While we were waiting to testify before the Michigan Senate Justice Committee in favor of HB 4065 (MDOC Hiring) I was a captive audience during a very disturbing period of testimony in support of a new Senate Bill removing discretion from Judges in the sentences of people convicted of participating in dog-fighting rings (SB 276) .
Let me preface what I am about to say by saying I hate dog-fighting and love dogs (oftentimes more than I love humans). It makes me very sad that there is a so-called “sport” built around brutalizing a breed of dogs that when left to their own devices are invariably sweet and lovable (I absolutely empathize with the loathing and frustration that was poring out of the people testifying in favor of the bill).
Only one problem, there was lots of testimony for why dog-fighting was bad, lots of testimony about people convicted of participating in dog-fighting rings getting light sentences, there was even some weak testimony about how legislatures are superior to judges in determining sentences (a minority opinion picked from, of all places, a Heritage Foundation report) but there was no testimony that the proposed solution (new mandatory minimums) was actually a good idea.
This is supposed to be the era of “Smart On Crime” an era when both Republicans and Democrats can agree that new criminal justice policies should be based on evidence-based results and delivered in a way that maximize societal benefits while reducing costs and disparities.
Mandatory Minimums are NOT a good idea, we have decades of evidence that suggests that Mandatory Minimums have been a total failure by every metric. Basically, they put too many people in prison for too long and all while there is copious evidence suggesting that longer sentences have little to no effect on deterrence or recidivism.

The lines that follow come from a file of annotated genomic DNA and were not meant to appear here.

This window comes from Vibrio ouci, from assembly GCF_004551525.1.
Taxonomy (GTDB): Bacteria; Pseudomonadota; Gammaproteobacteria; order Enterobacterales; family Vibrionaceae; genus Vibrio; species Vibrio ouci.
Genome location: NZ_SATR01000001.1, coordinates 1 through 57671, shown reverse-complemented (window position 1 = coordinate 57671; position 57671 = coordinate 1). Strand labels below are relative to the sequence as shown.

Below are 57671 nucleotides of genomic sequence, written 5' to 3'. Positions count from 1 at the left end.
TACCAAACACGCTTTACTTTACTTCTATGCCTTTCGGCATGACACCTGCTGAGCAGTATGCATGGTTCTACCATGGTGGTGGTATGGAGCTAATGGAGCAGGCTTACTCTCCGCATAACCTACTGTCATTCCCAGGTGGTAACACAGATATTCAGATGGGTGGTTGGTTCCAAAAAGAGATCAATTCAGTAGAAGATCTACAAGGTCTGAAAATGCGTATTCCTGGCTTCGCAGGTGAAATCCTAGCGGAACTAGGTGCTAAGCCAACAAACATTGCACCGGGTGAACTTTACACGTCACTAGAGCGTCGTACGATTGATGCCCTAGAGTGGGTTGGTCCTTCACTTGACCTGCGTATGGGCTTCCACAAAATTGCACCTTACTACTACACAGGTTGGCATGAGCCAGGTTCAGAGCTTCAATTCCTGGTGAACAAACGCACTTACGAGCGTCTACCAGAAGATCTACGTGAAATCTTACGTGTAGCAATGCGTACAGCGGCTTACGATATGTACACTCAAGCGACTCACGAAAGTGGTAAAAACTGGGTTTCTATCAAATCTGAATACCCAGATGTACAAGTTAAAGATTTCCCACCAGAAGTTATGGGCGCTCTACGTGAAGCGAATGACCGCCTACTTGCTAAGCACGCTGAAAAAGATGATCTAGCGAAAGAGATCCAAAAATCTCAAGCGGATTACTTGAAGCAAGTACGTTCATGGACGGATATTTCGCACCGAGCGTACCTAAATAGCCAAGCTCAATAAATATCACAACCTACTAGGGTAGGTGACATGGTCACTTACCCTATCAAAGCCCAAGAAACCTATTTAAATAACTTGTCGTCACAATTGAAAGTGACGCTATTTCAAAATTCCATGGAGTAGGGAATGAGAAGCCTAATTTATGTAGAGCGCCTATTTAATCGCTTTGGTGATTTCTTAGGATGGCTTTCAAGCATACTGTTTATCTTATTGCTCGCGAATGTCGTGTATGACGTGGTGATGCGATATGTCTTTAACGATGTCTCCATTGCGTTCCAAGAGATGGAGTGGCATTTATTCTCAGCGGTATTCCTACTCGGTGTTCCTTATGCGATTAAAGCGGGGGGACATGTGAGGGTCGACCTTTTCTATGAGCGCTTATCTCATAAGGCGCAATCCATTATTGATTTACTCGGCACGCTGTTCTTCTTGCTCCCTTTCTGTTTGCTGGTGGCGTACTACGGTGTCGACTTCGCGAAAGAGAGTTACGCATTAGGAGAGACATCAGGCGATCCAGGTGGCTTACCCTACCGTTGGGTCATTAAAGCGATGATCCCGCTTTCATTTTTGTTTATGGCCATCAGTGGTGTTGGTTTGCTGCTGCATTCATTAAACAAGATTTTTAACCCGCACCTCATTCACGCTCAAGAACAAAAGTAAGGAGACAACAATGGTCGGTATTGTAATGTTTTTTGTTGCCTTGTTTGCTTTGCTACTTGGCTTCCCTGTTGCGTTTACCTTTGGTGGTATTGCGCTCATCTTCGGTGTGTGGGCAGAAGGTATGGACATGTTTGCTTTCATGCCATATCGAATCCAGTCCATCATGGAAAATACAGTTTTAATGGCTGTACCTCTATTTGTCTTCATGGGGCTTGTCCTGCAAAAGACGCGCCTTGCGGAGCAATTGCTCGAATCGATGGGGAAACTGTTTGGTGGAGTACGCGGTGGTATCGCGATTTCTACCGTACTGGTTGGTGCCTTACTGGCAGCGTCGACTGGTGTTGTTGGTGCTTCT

Unfortunately, Mandatory Minimums have also always been associated with massive racial disparities and there has certainly been warranted criticism that much of the furor against dog-fighting seems “animal-rights selective (see horse racing)” and likely deeply ingrained in the history of racism in this country.
There was also some confusing if not outright contradictory testimony. Several people testifying went so far as to suggest that one of the dangers sentencing might prevent was preventing “young kids” from being drawn into the culture of dog-fighting and then become hopelessly lost in criminality. Except that if the culture is to blame, why would you attack the people instead of the culture (diversion and education instead of incarceration)?
Finally, the Bill also adds “Fees and Fines” of up to $50,000 to Mandatory Minimum sentences of up to 4 years for a second offense. Fees and Fines do nothing but pile debt on defendants who after conviction return to society broke and with little help of employment. I have yet to hear any explanation of how adding fees and fines does anything but increase economic insecurity and recidivism.
After decades of learning this hard lesson it seems inconceivable that legislators as experienced and powerful as Margaret O’Brien, Steven Bieda, Rick Jones, and Tony Rocca were co-sponsors. Hopefully, now that the Bill is headed to the Senate floor, either the full Michigan Senate or House will come to their senses and stop this regressive move.
As Ben Franklin once said (pp), “Passion rarely governs wisely.”
I am all for protecting dogs, but we should not be adding new criminal penalties and fines and fees to the already strained criminal code without strong evidence showing a strong likelihood of success.